“Most assuredly, for I say to you He who hears My word and believes in Him who sent Me, has everlasting life, and shall not come into judgement, but has passed from death into life.”

We know that Jesus has conquered death....”I am He who lives and was dead, and behold, I am alive forevermore. And I have the keys of Hades and of Death.” (Rev. 1:18) What does that determine for us who live here on earth physically?

Of all the times I have prayed, commanded, loosed, whatever term we may use to raise the dead, one, has returned from death to life so far, and that was a young child of 6 killed by kidney failure, who after being raised had perfect kidneys and no need for dialysis. Are there conditions for raising the dead? Jesus simply said raise the dead and heal the sick and cleanse the lepers and cast out demons. There were no special circumstances mentioned and yet when we inquire of the Spirit, conditions do exist. Each person is an individual, each person has a will whether they are in the natural or have passed through to the spiritual. The will does not suddenly evaporate when we pass through the veil from life here on earth; we (our souls) are simply separated from the body. Although people may request of their loved ones to raise them if they die, (when they are still alive), is heaven so incredibly desirable, so illumuninating, so wondrous that returning is likened to returning to a slum when one has been given a Mansion He has personally prepared for us. When we desire them to return (heartfelt, for we love them) and yet they having seen and  been lavished with the Holy Presence of the Living God as never before experienced here on earth, do we press them to return for our benefit? Yet, grieving is no easy matter and is not to be taken lightly, however, neither is life eternal.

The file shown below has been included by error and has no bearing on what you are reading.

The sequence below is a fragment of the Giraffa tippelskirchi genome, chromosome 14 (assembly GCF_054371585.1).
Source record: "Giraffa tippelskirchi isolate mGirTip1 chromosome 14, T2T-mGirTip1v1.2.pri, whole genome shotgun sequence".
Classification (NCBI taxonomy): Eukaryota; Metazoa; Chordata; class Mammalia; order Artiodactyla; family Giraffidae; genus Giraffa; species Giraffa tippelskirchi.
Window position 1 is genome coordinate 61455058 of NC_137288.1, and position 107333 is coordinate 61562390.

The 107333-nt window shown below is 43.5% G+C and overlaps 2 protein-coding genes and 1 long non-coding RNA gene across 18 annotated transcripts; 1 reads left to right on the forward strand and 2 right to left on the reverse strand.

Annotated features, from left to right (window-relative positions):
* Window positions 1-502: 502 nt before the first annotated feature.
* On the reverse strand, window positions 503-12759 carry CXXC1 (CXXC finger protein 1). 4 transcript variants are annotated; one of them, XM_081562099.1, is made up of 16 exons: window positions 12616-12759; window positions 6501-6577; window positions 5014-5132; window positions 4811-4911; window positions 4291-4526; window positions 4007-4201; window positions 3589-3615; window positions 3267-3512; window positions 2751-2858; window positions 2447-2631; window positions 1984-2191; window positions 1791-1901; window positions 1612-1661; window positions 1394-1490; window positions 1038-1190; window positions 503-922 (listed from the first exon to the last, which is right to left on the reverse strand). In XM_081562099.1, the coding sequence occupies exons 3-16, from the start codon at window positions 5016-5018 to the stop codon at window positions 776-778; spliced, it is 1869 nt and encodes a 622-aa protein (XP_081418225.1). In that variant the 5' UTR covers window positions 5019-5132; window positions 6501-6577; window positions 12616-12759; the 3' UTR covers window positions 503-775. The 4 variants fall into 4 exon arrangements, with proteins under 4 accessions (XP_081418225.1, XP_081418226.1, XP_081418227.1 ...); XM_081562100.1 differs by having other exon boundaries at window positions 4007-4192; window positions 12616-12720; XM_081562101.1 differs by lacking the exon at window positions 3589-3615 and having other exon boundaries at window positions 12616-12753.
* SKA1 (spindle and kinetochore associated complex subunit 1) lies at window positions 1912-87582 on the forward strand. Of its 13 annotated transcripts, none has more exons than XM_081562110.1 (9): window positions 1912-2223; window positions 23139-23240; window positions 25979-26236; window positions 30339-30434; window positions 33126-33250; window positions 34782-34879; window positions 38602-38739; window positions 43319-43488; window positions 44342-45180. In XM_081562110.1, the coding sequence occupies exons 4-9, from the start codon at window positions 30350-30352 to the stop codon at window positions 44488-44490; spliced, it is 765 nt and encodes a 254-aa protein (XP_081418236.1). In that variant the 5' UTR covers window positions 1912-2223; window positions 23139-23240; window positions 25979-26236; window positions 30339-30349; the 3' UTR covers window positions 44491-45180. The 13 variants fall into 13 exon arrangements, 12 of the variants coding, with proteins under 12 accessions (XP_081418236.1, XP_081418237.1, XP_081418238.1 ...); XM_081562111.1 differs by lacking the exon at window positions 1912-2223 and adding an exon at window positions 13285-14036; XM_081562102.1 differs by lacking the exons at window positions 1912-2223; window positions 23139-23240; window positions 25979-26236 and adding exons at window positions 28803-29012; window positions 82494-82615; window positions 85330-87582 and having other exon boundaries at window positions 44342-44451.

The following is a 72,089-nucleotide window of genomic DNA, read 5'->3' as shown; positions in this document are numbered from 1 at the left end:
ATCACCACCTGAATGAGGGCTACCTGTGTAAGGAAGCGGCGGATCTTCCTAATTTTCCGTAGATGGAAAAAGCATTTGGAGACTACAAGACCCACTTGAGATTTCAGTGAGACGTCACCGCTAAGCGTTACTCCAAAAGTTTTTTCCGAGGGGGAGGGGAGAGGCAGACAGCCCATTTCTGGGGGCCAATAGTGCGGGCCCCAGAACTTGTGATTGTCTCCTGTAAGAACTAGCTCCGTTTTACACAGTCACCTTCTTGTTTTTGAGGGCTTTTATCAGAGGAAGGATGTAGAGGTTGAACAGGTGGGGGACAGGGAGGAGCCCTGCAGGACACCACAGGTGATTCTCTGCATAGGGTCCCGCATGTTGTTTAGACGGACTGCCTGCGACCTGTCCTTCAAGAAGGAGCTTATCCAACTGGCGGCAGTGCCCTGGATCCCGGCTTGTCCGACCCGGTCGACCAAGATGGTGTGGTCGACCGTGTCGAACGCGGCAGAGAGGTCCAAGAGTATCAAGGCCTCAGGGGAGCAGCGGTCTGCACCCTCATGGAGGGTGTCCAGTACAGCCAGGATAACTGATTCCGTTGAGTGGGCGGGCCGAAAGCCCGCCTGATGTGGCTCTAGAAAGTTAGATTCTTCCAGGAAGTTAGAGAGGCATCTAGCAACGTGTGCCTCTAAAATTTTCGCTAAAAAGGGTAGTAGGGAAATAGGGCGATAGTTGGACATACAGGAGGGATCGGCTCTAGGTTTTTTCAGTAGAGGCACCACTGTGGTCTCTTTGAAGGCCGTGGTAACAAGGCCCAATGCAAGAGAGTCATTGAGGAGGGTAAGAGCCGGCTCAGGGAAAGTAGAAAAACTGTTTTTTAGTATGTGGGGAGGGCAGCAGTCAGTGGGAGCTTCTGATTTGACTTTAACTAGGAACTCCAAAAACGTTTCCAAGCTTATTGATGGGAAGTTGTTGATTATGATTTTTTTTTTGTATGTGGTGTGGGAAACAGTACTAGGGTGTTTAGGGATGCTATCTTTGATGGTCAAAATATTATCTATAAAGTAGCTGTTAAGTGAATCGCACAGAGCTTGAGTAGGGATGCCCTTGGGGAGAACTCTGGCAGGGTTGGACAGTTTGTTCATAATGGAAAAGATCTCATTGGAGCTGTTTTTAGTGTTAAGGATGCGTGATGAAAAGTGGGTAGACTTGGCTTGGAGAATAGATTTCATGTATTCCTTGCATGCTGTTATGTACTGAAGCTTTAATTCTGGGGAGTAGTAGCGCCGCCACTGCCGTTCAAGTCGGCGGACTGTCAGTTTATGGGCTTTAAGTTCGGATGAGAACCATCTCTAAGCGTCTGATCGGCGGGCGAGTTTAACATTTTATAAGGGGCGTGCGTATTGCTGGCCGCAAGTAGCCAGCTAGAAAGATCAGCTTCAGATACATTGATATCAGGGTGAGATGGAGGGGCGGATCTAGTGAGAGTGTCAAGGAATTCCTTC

We have all heard the story of Wigglesworth and his wife when he raised her and she admonished him for raising her and then after a brief conversation, she rejoined our Lord in heaven. Authority is not all that is involved. There is a question of will. We tend to think that we raise the dead and they have nothing to say about it and although Jesus did not enquire of the widow’s son’s will (compassion for the mother drew him to raise the son); nor did he ask Lazarus if he would like to return (moved again by compassion for his sisters and for his friend and to Glorify the Father), or the young girl, are we to assume that everyone will return?

There is no evaporation of will when we are translated from life (on earth) to death or afterlife. What does one do when they are praying for someone’s wife or husband or a friend and they clearly see the picture of the person, smiling, beckoning the spouse (or other loved ones) left on earth to come to them, rather than agreeing to return, because it is a far greater destination? Do we consider such a message from the one who appears as the angel of light and fight on or do we accept that once a saint filled with His spirit, has left they may simply not want to return.